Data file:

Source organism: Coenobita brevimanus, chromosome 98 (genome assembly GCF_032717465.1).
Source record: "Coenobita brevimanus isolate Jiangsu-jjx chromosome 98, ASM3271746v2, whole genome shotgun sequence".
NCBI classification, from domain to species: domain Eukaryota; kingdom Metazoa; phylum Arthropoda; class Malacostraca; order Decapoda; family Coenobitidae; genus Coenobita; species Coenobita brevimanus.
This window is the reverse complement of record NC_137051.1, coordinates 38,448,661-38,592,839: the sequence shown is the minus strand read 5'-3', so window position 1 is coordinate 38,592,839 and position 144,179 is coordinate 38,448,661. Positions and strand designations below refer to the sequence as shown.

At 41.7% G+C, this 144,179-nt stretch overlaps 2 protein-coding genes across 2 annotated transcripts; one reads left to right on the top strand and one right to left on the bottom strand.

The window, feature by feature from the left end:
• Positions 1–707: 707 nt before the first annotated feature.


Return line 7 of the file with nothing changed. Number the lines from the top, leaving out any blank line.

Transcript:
• Positions 1–707: 707 nt before the first annotated feature.